From the point the bride entered, the actual ceremony only lasted for about 30 minutes. It involves the priest reading a passage out, before the bride is processed around the book and the priest and this is repeated three further times. Each ambulation is preceded by a reading of a different laav, or hymn from the text. Walking around the text represents the couple making a bond with God.

(From wikipedia…)

In the first round, the Guru asks the partners to: 

Commit to righteousness.
Renounce sinful actions.
Remember, mediate and embrace Naam.
Only by good fortune, is real peace obtained and Lord seems sweet to the mind.
Worship the one Waheguru and all your sins will vanish.

In the second round, the Guru asks the partners to: 

advance further towards meeting the True Guru – God:
The Lord leads you to meet the True Guru, the Primal Being – the enlightener
Have fear of fearless God and your ego will disappear
Sing God’s praises and feel His presence before you.
God is everywhere, outside and within, sing in Joy

In the third round, the Guru says that: 

the partners mind is filled with “Divine Love”:
Meeting the Sadh Sangat (Holy Congregation)
Speak the Word of the Lord’s Bani.
Which is only obtained by good fortune
Recite Gurbani and sing the Glorious Praises of the Lord
The Naam will vibrates and resounds within your heart
And you will know your future destiny.

In the final round, the Guru says that 

the partners mind become peaceful and they will have found the Lord:
God’s Will seems sweet to these Gurmukhs.
You will lovingly focus your consciousness on the Lord, day and night
All your desires will be fulfilled
The Souls will blend with Waheguru and only Naam will occupy your heart.

Groom leading, bride escorted by brother

Once this has occurred the couple are married. The men in the congregation then walked to the front of the hall and made donations to the priest, who is otherwise unpaid. There is no obligation or cajoling to make you make a donation.

Men at the front making a donation

After this another few short words are said. Confusingly you stand up, and then as you think you should be sitting down and your arse is on the floor you discover this was actually meant to be a low bow, so you have to uncross your legs and get back up again to join everyone else standing up.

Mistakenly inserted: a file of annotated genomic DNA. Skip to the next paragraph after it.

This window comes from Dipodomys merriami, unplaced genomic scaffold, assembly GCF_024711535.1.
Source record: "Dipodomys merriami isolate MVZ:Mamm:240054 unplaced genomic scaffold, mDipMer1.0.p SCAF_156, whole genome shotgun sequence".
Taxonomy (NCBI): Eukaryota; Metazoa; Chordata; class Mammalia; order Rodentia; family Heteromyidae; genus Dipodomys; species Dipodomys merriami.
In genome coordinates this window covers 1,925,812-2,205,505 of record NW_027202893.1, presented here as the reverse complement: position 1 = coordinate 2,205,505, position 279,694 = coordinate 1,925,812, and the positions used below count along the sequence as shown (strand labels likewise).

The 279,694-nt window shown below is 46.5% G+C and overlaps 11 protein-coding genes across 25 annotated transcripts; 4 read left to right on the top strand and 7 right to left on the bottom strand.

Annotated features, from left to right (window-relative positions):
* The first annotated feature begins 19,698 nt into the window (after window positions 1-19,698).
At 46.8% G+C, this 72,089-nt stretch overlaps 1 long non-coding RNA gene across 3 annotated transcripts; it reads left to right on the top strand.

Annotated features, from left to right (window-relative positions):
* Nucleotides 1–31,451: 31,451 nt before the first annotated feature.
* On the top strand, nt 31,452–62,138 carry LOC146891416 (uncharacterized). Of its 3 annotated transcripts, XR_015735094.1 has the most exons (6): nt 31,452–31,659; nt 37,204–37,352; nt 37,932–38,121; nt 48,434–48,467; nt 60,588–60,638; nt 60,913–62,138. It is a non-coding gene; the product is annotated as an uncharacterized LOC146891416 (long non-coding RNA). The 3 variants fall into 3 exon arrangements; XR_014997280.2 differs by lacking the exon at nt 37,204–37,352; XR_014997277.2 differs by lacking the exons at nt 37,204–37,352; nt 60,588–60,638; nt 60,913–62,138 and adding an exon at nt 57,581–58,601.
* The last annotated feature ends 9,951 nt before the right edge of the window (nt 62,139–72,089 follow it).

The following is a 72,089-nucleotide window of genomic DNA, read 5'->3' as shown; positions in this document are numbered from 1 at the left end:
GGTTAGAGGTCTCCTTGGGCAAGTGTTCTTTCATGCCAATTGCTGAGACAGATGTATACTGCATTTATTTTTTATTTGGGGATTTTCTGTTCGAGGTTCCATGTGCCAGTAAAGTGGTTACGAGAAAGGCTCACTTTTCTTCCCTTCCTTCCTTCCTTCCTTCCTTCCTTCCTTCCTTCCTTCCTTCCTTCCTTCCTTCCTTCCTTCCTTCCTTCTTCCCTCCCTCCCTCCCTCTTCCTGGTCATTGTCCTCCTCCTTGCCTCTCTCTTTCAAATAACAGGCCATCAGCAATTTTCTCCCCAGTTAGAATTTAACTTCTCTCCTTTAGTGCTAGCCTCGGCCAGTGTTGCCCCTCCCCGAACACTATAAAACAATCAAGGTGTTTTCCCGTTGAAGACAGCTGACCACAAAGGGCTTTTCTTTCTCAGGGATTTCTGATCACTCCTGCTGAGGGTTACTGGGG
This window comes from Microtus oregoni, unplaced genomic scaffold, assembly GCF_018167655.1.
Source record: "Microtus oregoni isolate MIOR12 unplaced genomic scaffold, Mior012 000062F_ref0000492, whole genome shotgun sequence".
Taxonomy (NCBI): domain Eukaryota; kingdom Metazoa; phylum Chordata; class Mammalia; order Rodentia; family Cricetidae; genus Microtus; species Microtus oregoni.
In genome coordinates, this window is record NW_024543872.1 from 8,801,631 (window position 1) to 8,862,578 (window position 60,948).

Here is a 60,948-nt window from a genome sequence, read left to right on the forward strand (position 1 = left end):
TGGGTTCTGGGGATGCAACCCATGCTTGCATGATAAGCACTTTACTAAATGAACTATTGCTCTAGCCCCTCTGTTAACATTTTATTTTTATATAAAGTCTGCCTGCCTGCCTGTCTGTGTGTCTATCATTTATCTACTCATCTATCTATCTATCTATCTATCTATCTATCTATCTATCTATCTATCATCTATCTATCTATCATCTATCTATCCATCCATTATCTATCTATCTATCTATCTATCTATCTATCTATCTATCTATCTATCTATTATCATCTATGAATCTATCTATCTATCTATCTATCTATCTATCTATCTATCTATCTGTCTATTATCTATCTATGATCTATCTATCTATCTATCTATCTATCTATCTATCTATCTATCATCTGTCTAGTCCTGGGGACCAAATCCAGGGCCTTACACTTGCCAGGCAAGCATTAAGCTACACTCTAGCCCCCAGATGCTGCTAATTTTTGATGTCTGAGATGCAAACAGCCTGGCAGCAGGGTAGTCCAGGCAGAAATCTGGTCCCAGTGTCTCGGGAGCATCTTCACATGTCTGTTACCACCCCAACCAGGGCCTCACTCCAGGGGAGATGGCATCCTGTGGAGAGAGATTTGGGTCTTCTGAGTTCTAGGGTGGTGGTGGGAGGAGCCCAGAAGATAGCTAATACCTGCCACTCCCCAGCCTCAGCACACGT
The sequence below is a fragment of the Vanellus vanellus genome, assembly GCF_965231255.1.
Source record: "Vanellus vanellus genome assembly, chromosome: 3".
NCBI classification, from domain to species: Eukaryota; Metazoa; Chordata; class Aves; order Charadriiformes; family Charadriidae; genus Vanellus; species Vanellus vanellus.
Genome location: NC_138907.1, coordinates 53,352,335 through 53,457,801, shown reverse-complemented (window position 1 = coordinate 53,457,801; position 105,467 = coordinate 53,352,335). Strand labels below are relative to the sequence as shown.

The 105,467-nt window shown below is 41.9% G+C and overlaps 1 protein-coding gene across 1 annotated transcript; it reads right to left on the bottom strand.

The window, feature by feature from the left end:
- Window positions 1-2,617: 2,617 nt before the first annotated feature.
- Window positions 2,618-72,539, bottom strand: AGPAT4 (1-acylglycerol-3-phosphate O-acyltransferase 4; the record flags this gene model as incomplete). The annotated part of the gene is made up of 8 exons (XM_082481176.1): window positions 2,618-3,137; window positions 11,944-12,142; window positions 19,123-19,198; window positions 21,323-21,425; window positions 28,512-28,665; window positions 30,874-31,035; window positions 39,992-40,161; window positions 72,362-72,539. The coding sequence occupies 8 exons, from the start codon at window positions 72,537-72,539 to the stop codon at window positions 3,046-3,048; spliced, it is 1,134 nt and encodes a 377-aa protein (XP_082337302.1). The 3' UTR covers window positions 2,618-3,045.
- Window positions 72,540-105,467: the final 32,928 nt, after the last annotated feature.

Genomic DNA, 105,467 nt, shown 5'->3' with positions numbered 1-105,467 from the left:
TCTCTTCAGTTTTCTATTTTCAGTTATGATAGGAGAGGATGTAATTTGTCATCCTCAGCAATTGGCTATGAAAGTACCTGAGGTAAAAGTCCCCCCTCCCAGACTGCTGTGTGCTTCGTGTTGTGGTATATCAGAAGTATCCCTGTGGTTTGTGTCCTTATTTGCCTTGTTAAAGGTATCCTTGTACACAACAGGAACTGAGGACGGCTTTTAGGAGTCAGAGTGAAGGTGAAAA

As everything is in Punjabi, it is a case of doing what everyone else does and playing follow my leader. When I spoke to the bride’s cousin, he admitted he couldn’t understand the particular form of Punjabi used and wasn’t quite sure how many rounds of standing up/sitting down/bowing we would be playing.

After this servers come out carrying bowls of Karah Pashad, a halva – a semolina, butter and sugar paste. This is received whilst sitting down and holding your hands up with head bowed. It shouldn’t be turned down, but you can gesture for a small amount. It is however rather tasty.

Finally, the bride and groom remain seated and again, a queue is formed to present them with gifts of money. You lean over them (they are facing away) and put money in a bag that each has on their lap. As part of this, you can also place your hand on their head to bless them. As I didn’t know what I was doing I thought there was no point messing up their headdresses.

Next we hot footed it over to Ilford to a cinema converted to a banqueting hall. On arrival we had a choice of a glass of orange juice or a pint of Fosters. Basically – beer for the man, fruit based drink for the ladies.

All the tables were laid out with a bottle of coke, some mineral water and a jug of fruit juice. The bar at some point opened with a full range of spirits, and was free. Although there were 300 or so chairs in the banqueting hall, only a small number of tables had allocated seating. Basically a wedding reception is an event for the community. As the seats at tables were filled there remained a strong contingent of men stood at the bar for most of the rest of the evening.

An hour or so later, the bride and groom arrived, with more music and immediately cut the cake. Before going through the permutations and combinations of every family member force feeding another some cake.

Eat the f’ing cake

After we were all settled down, we began the meal with out starters. It was a nice communal experience as six or so bowls of food were passed and shared around the table. The food was excellent Indian fare and unlike the Gurdwara had meat in it. I particularly enjoyed the fish pakora.

Having finished the starters, the MC announced the bride and groom would have their first dance to a traditional sounding Indian song (acknowledging that my own knowledge extends only to Asha Bhosle).

Then began the disco, with the MC declaring he would be playing *all* the hits. This continued for an hour and a half. After the first disco set, the main course was served, a selection of curries with rice and breads. During our meal we were treated to some bhangra dancers, who had performed in the Olympic closing ceremony and have appeared on various TV shows. After, the disco continued, and ice cream and Indian sweets were brought to those remaining at their seats. Then, the big announcement, that Jay Status, an up and coming Bhangra singer would be performing and the thronging crowd went wild.

All in all a wonderful day, topped off on our return to Wapping to discover a US cop car outside the Prospect of Whitby.

(Apologies for some typos on the videos!)